At our last Lodge meeting, we had one of the Deputy (or Assistant – I’m never sure of the difference) Provincial Grand Masters attend, and present a number of our members with festival jewels (worn like medals). This, being my first time awarded with such a thing, initially pleased me, being recognised for contributing. However I must say that something troubles me about this award.
For those not in the know, I’d better explain what our festivals are, and where the jewels come in.
In the UK, there are 47 provinces, 44 of which regularly host festivals. Every 11 years, each province was asked to raise money for one of the four charities, which they would do over a period of 5 years as a ‘festival’, and over a 44 year cycle, monies were evenly collected and distributed between the charities. The four charities were:
- The Royal Masonic Benevolent Institute
- The Royal Masonic Trust for Boys and Girls
- The Masonic Samaritan Fund
- The Grand Charity
I used the word ‘were’ because these four charities have been amalgamated into a single charity, The Masonic Chritable Foundation, which reduces the amount of administration required, and therefore administrative costs, allowing more of the donated money to go to where it is needed.
Festival Jewels are awarded to people who have contributed to a festival, either individually, or within a Lodge that has donated to the festival; over the 5 year period, anyone who has donated more than £500 is eligible. Many who have been Masons for a long time will have several such jewels, as they have participated in several festivals.
Firstly, let me say that I do not donate to charities for the hope of a reward; when someone is initiated into Freemasonry, they are told that Charity is a highly regarded virtue within our Institution. But it is always gratifying to be appreciated for your efforts.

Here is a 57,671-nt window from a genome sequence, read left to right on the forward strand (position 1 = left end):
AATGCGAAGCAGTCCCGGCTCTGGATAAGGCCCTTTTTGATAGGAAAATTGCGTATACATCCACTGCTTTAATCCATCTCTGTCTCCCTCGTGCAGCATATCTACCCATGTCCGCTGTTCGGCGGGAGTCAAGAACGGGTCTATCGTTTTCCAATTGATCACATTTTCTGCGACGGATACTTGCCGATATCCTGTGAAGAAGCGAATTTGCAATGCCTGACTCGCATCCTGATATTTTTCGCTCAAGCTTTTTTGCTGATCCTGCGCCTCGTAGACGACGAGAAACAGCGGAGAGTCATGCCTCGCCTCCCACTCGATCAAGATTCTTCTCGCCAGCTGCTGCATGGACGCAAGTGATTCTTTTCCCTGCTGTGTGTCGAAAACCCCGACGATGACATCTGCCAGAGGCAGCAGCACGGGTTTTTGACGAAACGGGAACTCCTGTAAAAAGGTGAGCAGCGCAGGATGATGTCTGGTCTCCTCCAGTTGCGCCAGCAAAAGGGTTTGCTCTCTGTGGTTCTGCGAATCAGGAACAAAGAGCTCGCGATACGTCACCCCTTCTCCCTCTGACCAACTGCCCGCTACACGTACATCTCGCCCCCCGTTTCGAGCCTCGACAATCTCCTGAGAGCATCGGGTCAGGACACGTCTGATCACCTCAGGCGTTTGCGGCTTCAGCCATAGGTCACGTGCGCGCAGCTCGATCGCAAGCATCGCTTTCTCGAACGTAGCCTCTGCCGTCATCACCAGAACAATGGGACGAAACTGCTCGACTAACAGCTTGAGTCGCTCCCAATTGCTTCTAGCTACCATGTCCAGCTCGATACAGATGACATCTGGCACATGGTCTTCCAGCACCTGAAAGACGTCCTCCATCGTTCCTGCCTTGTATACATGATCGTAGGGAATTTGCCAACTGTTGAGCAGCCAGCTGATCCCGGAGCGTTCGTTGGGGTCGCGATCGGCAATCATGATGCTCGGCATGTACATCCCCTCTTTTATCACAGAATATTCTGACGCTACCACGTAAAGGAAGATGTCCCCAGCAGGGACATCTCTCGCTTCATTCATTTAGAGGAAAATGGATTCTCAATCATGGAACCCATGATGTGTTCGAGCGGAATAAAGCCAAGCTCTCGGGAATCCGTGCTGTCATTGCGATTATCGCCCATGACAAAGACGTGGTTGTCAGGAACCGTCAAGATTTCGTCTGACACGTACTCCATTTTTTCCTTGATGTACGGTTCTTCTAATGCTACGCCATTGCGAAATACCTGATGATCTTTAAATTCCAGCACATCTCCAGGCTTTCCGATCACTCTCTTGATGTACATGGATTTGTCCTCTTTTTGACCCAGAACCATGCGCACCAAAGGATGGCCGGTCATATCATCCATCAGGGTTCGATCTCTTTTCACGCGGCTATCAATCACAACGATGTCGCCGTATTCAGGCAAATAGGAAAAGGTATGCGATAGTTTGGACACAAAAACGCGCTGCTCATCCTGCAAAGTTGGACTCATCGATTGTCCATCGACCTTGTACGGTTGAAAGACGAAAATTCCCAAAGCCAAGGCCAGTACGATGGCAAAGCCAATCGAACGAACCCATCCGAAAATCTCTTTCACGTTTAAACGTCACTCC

My issue is not with receiving a jewel as a token of appreciation, but with the bar that the jewel has across it, that either says ‘Grand Patron’, ‘Patron’ or ‘Vice Patron’. At first, I wasn’t sure why some of my brothers received different titles. So I asked.
These titles give an indication of just how much an individual has contributed. I remember being hugely impressed when a brother enthusiastically told me that he was a Grand Patron of a particular festival; but now that I know he just gave some money, I am less impressed.
To me, such a distinction is unnecessary; a brother has either contributed, or he hasn’t. We have poorer brethren who contribute, as well as better off brethren. It calls to mind the parable of the Widow’s Mite.
I am not yet sure whether I’ll be wearing my jewel at future meetings. Doubtless, I have earned it; but as the value is somewhat tarnished to me, I would be prouder wearing my past master’s jewel when I receive it, than this that creates such a distinction between brothers according to fiscal means.
These are, I emphasise, my personal views, and I encourage others to add their comments, both for and against.